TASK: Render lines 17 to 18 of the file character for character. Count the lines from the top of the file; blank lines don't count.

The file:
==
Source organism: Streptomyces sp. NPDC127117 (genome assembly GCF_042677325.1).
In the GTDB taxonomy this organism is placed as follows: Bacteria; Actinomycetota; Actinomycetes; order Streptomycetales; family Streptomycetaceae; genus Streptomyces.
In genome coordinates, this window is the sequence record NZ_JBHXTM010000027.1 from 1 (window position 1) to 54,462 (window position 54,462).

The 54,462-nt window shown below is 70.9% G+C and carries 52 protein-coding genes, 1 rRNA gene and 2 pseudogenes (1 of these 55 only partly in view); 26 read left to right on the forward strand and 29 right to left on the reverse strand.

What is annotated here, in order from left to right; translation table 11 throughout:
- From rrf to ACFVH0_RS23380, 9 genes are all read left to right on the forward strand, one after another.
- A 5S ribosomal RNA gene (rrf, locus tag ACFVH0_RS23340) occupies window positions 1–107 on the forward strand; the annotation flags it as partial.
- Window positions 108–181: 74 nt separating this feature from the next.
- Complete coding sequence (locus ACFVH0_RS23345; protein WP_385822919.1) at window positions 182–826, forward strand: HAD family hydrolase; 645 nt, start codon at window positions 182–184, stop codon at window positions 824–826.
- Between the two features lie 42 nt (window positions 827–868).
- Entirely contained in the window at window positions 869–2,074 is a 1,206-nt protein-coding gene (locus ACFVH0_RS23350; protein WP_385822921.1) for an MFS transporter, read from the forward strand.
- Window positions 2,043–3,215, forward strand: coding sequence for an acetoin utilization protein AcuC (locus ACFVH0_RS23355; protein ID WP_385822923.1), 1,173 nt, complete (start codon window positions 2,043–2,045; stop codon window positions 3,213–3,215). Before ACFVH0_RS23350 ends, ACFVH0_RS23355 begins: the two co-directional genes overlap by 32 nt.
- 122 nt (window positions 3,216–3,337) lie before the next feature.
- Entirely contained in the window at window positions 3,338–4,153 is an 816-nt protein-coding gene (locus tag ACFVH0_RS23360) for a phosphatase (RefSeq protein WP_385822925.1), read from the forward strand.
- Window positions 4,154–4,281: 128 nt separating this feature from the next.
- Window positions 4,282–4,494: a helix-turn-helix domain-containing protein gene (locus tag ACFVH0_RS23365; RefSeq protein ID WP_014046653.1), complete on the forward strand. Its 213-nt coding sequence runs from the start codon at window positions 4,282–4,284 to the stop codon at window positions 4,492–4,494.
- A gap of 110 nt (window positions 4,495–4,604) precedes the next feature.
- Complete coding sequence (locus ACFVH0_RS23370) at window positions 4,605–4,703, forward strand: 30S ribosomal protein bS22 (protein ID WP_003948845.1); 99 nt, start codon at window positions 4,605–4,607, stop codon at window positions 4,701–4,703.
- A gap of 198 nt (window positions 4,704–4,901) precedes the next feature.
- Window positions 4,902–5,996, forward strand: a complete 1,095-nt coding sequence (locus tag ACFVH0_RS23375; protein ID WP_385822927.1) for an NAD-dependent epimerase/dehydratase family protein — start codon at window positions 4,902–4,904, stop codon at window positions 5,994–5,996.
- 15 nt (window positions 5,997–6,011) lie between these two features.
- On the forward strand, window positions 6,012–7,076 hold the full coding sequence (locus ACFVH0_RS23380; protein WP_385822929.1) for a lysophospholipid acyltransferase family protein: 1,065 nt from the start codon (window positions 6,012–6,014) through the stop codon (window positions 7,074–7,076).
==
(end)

- A gap of 110 nt (window positions 4,495–4,604) precedes the next feature.
- Complete coding sequence (locus ACFVH0_RS23370) at window positions 4,605–4,703, forward strand: 30S ribosomal protein bS22 (protein ID WP_003948845.1); 99 nt, start codon at window positions 4,605–4,607, stop codon at window positions 4,701–4,703.